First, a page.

So what have we got?

      You can access your IoT devices through your own public IP, rather than bouncing through a cloud service.

      You may be able to disconnect your IoT from the cloud. Google has a lot of stuff with the Ne

      • Your idea has promise, but it isn't the lack of ideas that is causing problems. It's vendors leaving their telnet port open without a password. They are not following best practices from decades ago, how can we expect them to implement a modern standard?
        • Implementing a modern standard is easier than implementing general security. The vendors aren't leaving telnet ports open (most of them, anyway); they're implementing Web applications with shitty validation, listening and processing unauthenticated requests from anywhere and then simply not taking action because the (now-fully-processed) request wants to access a resource that requires authentication. You find a validation bug, you get fun stuff to happen.

          The vendors are implementing standards. Poorly.

          • The vendors aren't leaving telnet ports open

            A huge chunk of them are. There was a talk at defcon last week (titled "All Your Things Are Belong To Us") where they showed exploits for a couple dozen devices. A good number of them had ports open. The Mirai botnet spread through devices that not only had telnet open, but also had them connected to the internet (which is where your idea would be helpful). You can see the source code and a list of passwords used starting on line 124 [github.com].

            • Fair enough. I haven't run into that as an issue, although I tend to not buy arbitrary IoT stuff. I know it was a problem with printers for a while--FTP and HTTP, not telnet--and otherwise only heard of routers having Telnet open.

              Still. The strategy I describe would put the IoT hub on the Internet, but not the IoT devices. Any such vulnerability would be ... rapidly exploited by the first laptop you used to brows Internet Web sites, ad-blocker or not, because of course it would.

              It's still a good fi

      • by ctilsie242 ( 4841247 ) on Tuesday August 01, 2017 @02:46PM (#54921071)

        This. I'd like IoT devices to communicate to a hardened hub (or perhaps hubs for redundancy), and the hubs do the work. Each device would have a manifest of what servers it talks to as well, so any communication outside of the pre-arranged files gets blocked.

        This is so simple, it is just crazy that this hasn't been made into a standard.

    • by Anonymous Coward

      Instead of encouraging robust perimeter security and a well thought out security model, let's just require expensive and ineffective security on every single little thing.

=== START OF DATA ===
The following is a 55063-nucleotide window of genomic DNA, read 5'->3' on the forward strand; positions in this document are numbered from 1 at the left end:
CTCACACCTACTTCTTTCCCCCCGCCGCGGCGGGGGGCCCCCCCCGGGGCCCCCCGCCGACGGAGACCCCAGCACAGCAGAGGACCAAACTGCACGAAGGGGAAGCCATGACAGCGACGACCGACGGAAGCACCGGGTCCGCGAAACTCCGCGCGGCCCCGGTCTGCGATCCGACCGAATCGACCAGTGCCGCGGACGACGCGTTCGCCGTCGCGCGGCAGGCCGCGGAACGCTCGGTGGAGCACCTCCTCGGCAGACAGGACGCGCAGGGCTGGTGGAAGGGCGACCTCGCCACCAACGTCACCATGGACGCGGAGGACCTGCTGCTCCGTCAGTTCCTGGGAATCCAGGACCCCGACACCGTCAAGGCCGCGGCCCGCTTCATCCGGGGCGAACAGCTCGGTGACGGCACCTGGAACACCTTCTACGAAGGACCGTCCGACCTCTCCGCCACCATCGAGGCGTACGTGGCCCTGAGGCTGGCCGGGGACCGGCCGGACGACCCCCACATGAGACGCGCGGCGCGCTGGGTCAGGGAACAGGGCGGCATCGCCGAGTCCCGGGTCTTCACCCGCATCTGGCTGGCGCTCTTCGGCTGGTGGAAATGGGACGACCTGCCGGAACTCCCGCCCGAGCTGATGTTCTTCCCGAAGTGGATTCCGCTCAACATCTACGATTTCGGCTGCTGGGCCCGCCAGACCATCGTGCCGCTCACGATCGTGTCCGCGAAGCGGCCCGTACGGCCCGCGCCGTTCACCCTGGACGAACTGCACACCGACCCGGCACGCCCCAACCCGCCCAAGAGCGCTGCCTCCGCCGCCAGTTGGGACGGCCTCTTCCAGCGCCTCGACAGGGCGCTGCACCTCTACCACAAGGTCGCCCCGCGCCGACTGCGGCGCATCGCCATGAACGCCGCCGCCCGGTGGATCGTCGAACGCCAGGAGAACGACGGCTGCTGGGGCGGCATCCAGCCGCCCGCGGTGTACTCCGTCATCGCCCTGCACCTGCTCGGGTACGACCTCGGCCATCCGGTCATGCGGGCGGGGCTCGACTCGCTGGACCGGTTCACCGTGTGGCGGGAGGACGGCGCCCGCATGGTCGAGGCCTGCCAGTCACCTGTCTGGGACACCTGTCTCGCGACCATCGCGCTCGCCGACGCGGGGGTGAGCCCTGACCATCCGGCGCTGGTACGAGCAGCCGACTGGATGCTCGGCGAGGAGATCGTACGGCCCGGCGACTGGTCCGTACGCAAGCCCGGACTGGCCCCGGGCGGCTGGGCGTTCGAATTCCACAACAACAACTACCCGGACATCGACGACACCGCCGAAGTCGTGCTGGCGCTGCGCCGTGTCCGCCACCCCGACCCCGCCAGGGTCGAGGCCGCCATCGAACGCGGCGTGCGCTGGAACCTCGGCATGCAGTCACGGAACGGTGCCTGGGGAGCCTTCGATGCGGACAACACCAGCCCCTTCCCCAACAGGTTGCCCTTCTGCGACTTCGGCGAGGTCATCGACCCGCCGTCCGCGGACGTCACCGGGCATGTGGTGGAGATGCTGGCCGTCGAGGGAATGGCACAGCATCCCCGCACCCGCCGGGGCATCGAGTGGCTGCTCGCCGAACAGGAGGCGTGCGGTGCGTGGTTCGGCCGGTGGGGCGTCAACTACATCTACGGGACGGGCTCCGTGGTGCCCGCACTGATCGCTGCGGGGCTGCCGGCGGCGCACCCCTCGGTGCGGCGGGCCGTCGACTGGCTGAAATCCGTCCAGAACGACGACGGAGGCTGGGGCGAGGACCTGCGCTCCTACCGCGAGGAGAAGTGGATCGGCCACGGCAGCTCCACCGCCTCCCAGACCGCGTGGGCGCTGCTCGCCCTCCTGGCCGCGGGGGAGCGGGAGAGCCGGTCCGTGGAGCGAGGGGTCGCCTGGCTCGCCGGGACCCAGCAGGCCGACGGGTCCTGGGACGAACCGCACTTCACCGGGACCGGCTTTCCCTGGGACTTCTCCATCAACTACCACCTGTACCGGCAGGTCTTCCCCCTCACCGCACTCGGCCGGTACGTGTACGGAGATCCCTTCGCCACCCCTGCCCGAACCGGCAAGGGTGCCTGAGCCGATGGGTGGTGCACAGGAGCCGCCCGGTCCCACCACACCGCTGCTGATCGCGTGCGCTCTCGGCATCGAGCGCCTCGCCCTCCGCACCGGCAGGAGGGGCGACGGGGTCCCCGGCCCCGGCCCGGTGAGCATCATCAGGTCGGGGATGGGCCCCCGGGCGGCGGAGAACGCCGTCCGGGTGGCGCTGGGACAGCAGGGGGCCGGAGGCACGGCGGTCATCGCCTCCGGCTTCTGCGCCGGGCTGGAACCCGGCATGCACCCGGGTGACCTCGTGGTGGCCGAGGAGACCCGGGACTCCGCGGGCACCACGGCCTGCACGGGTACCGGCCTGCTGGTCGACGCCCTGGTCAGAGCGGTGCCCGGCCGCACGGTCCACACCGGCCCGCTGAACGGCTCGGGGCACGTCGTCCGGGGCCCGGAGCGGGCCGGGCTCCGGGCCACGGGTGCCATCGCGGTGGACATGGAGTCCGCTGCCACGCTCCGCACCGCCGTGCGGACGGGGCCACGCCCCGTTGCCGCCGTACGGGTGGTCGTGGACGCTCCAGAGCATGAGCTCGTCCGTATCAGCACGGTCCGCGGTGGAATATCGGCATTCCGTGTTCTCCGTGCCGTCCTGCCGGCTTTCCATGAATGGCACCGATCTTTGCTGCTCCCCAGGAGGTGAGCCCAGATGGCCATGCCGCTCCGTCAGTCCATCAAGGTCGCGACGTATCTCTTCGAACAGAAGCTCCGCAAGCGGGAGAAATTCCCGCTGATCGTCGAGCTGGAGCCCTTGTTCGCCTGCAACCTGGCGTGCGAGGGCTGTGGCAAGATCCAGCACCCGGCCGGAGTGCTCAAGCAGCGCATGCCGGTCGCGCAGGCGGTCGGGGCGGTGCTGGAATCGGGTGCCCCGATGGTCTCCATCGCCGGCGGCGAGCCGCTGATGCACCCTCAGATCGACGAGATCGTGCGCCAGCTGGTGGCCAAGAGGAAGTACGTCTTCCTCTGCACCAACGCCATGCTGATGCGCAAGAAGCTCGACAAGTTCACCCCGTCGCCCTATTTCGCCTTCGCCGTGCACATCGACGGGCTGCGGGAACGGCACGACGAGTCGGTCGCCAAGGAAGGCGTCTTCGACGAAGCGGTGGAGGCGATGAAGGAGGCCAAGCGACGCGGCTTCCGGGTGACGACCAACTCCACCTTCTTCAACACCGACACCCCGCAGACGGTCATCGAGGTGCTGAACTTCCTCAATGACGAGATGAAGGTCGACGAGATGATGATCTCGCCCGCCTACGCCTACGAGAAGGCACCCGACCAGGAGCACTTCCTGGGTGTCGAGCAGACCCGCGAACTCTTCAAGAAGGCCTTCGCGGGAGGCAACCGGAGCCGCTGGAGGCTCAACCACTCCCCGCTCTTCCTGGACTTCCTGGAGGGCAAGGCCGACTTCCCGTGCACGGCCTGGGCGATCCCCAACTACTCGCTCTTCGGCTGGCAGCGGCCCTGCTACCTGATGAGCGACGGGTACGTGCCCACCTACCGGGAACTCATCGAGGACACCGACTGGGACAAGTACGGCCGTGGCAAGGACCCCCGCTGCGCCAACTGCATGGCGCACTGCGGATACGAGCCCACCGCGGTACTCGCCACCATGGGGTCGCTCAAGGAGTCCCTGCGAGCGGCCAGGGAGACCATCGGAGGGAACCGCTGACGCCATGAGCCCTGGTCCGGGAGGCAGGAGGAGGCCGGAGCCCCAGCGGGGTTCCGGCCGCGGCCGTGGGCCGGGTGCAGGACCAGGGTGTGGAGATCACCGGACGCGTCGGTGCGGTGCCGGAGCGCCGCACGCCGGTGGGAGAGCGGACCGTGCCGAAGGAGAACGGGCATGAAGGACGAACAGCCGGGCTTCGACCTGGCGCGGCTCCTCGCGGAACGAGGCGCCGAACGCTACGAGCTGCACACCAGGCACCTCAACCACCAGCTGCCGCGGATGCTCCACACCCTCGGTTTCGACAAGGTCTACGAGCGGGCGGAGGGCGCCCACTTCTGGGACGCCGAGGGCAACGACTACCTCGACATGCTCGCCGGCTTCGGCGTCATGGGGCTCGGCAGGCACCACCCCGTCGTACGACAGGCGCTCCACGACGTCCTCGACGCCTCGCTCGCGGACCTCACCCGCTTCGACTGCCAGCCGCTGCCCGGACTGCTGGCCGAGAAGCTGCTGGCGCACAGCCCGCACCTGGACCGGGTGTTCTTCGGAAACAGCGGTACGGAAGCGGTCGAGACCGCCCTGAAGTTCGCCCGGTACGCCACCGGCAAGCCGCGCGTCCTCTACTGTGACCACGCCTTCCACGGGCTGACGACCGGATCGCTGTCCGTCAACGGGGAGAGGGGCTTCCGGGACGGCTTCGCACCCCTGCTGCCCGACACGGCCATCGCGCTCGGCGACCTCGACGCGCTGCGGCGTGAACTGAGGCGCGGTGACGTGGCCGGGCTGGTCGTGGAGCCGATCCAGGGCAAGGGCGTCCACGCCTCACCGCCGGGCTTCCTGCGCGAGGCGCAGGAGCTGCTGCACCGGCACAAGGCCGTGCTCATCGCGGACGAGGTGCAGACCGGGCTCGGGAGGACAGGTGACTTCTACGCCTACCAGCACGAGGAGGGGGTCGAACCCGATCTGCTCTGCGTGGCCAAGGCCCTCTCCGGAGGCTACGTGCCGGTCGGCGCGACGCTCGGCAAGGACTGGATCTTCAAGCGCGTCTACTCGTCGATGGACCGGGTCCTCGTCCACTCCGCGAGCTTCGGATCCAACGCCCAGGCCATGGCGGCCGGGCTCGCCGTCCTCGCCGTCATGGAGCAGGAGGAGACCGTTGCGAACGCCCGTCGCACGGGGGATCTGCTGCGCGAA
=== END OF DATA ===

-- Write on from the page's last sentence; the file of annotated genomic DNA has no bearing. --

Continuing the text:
Relying on a secure perimeter to protect your devices/network is a guaranteed failure in the making.

      Defense in depth. It is not a new concept.

  • by Anonymous Coward

    Not requiring standards for the entire industry, but for vendors to the Federal government which, if they work, will then propagate as de facto requirements for the private sector.

  • by thegreatbob ( 693104 ) on Tuesday August 01, 2017 @12:53PM (#54920291) Journal
    Not holding my breath, but hopefully this will result in something resembling sanity. Tired of the pollution of the internet with crap configurations that would have smelled funny even in 1997. In addition to regulations for manufacturers, the end user REALLY needs to become educated about the dangers of connecting stuff all willy-nilly.
  • ...legislators get busy solving technical problems they don't understand. We all know they will direct us toward more superfluous complexity that we need to work around, but at least that produces more job security for me. So, in a way, those popular people are the experts at creating security!
  • by MobyDisk ( 75490 ) on Tuesday August 01, 2017 @12:55PM (#54920311) Homepage

    He added that the legislation was intended to remedy an "obvious market failure" that has left device manufacturers with little incentive to build with security in mind.

    This guy gets it. But I was hoping for a market solution. The government could start by requiring vendors of US government products to meet certain guidelines. States could require that police and government tech meets a standard. That typically makes civilian companies jump on board and require similar guidelines. Then individuals start to say "Oh, I only buy IP cameras that meet FIPS-12345 standards."

    This approach is nice because it is flexible, and allows the market to decide what standards to apply. I fear Senators trying to write tech legislation.

    • Yep, "light touch" approach usually works out in practice better. If the Goverment would do that with net neutrality, we'd be much better off too ("Sorry, we only buy bandwidth from vendors that don't shape the traffic beyond reasonable measures accordings to FIPS-11231")
    • The government could start by requiring vendors of US government products to meet certain guidelines.

      But-but-but-that makes things cost more! Stupid government spending $10,000 for a device that I can buy for $100. The government is wasting taxpayer dollars, etc., etc.

    • by e r ( 2847683 )
      If people aren't willing to pay extra money for "secure" IoT devices then in what meaningful sense can you say that the people really need it?

      I often hear of the notion that sometimes things aren't all black-and-white, sometimes there's a gradation. Well, that's what price is: a gradation of how valuable something is.

      If people don't want to pay for it, or don't want to pay extra for it, then they literally don't find it that valuable.

      Folks may find it much more important in the future, but let's cross
      • by MobyDisk ( 75490 )